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Sexism: Same Experience Leads to Different Lives

Simple and charming, Anne Frank writes in her diary: "I have made up my mind now to lead a different life from other girls and, later on, different from ordinary housewives" (Frank 55). The phrase "ordinary housewives" shows that Anne is conscious of the sexism that takes place around her. Unlike girls at her age, Anne's consciousness of sexism allows her to think differently. Anne shows that she wants to get away from the traditional women roles and to be someone better than a housewife. Anne also writes in her diary that "All children must look after their own upbringing...[p]arents can only give good advice or put them on the right paths, but the final forming of a person's character lies in their own hand" (Frank 58). Anne believes that parents only play a minor role in her childhood. However, it is entirely up to her to grow up the way she wants her life to be. She's the one, not her parents, to decide her future. A similar type of logic exists in My Antonia-Antonia, Lena, and Frances all desire to move away from societal conformity. They all dream to lead different lives from other girls by getting away from the sexism they experience in their homes. All three characters grow up in sexist homes that value men above women. However, unlike Lena and Frances, Antonia is unable to ultimately to escape the sexism she experiences as a child.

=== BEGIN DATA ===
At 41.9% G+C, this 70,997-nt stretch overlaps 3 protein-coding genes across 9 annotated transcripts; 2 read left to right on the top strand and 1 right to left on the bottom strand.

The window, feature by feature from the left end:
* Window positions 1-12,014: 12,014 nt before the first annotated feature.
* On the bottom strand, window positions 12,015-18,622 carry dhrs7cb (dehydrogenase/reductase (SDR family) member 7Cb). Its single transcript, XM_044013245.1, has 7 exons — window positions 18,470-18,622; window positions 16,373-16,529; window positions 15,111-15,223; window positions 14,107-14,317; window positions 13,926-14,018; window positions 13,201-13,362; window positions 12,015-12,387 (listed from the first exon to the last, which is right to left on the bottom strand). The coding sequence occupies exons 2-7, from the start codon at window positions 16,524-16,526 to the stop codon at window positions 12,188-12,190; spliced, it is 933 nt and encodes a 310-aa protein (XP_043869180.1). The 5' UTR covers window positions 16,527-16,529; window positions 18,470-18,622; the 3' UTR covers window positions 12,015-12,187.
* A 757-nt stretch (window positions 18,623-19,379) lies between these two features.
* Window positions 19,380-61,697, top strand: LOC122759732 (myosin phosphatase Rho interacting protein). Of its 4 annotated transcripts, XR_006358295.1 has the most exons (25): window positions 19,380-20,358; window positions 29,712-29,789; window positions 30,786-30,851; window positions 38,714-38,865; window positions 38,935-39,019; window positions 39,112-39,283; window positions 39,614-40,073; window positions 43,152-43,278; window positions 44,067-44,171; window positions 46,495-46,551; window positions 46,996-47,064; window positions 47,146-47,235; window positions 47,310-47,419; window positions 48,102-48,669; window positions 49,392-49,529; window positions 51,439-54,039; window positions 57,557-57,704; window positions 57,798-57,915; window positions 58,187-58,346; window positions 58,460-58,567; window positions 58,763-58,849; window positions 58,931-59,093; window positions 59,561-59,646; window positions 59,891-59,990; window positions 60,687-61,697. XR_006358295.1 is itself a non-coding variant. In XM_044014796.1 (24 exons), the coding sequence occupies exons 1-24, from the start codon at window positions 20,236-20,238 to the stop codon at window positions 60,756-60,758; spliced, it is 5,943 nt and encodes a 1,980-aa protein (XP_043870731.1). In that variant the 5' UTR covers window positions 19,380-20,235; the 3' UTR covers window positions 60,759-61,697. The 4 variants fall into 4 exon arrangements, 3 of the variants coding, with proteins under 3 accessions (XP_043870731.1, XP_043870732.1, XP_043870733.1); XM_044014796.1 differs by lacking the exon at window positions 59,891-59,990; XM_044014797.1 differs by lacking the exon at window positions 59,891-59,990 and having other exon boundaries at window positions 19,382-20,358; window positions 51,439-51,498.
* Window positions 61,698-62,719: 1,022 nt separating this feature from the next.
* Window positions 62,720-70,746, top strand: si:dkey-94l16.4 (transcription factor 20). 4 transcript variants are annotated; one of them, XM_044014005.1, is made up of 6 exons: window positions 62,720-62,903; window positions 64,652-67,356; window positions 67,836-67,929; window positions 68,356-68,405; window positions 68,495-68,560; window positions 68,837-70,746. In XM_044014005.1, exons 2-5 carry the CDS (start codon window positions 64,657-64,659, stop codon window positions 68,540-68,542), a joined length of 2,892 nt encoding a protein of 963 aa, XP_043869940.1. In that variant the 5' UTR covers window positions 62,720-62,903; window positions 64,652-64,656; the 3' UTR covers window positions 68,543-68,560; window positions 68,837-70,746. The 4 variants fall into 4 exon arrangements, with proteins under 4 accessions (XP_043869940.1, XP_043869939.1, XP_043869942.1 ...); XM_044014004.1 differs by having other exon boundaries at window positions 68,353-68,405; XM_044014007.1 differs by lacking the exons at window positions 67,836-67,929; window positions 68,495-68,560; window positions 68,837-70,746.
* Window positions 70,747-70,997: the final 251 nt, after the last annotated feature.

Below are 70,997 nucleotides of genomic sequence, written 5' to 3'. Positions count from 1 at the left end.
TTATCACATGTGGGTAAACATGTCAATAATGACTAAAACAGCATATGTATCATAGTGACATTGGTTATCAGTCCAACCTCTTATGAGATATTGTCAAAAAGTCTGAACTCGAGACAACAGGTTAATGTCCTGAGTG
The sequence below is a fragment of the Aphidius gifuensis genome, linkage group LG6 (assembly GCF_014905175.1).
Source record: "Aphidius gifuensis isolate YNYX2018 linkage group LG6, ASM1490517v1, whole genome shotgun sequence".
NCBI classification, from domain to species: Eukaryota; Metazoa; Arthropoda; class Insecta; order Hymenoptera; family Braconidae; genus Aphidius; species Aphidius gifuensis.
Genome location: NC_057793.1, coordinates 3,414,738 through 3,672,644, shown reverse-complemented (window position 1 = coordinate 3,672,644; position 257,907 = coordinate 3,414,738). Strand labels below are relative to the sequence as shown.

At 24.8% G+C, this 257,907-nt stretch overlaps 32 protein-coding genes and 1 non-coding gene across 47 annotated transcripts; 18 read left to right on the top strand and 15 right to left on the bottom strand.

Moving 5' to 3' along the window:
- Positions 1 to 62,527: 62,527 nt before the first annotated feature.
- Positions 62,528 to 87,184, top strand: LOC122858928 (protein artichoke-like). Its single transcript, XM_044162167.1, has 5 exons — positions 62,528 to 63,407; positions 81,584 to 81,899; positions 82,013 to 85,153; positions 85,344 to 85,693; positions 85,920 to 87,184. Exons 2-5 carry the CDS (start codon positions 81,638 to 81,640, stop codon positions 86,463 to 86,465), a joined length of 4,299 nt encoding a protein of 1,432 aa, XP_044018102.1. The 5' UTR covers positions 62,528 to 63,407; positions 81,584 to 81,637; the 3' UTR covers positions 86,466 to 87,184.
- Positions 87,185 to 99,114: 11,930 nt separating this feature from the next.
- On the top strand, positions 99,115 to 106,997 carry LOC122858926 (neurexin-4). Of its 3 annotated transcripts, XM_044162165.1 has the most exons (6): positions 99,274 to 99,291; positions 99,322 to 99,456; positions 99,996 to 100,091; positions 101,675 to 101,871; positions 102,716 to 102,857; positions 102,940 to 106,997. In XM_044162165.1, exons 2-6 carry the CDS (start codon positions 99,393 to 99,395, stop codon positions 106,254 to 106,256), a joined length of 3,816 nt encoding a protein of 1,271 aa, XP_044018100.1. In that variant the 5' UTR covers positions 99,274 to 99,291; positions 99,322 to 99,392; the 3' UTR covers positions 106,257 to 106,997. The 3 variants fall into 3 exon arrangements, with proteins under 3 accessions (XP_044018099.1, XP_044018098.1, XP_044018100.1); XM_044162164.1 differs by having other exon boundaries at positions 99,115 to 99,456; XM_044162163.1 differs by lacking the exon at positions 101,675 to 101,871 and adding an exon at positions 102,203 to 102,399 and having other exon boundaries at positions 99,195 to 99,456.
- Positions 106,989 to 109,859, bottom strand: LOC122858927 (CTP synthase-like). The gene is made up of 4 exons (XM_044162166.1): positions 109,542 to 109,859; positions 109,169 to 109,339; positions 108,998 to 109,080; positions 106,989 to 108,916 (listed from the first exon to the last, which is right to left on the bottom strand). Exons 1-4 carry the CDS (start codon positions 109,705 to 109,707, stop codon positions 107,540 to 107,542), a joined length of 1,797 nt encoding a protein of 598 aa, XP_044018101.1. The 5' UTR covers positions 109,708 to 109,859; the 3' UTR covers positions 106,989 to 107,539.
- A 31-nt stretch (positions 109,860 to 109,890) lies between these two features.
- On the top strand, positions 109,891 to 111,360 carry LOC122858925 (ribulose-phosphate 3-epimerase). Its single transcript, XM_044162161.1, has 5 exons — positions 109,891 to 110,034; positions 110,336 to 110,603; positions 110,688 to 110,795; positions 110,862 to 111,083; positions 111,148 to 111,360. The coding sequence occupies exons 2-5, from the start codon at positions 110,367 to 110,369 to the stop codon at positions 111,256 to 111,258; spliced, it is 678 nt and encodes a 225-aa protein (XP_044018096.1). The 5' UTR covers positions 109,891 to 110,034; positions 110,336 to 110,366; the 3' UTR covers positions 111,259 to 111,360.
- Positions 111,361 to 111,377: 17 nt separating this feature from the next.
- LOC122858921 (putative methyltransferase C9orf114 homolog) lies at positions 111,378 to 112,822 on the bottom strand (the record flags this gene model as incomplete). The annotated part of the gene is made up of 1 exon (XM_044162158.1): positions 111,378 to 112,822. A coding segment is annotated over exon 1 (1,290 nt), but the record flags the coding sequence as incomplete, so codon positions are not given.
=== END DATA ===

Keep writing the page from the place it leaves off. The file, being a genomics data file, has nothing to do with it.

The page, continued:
Lena indirectly experiences sexism as she's growing up. When Lena talks about coming to town, she mentions: "mother's never very well...she has too much to do...she'd get away from the farm, too, if she could...she was willing for me to come" (127). The phrase "she'd get away from the farm, too, if she could" suggests that Lena's mother is a victim of sexism. It shows that Lena's mother is reluctant to do the works that she does. She does the farm works because she has to, not because she wants to do it. Chris, Lena's brother, asks her: "Sister, you know mother last name is Berthe. I don't know if I ought to get B for Berthe, or M for Mother" and Lena replies: "I'd get the B, Chrissy. It will please her for you to think about her name. No body ever calls her by it now" (135). This shows that Lena is conscious of the sexism that takes place in her home. Lena places a great emphasis over the fact that everyone knows or calls her mother as "Mother" but not her real name to show that her role as a mother overwhelms her own identity. The children call her "Mother," suggesting the care and the love she needs to have for them. Her husband calls her "Mother," suggesting the domestic expectation that he has from her. Thus, to be called "Mother" is to be a housewife; it shows that Lena's mother undergoes sexism in her own role. Therefore, as a victim, Lena's mother doesn't want her children, especially her daughters to go through the same injustice that she has gone through. Or even perhaps, her mother is very reasonable and she knows that having Lena work in the field or help with the household chores isn't going to help her future.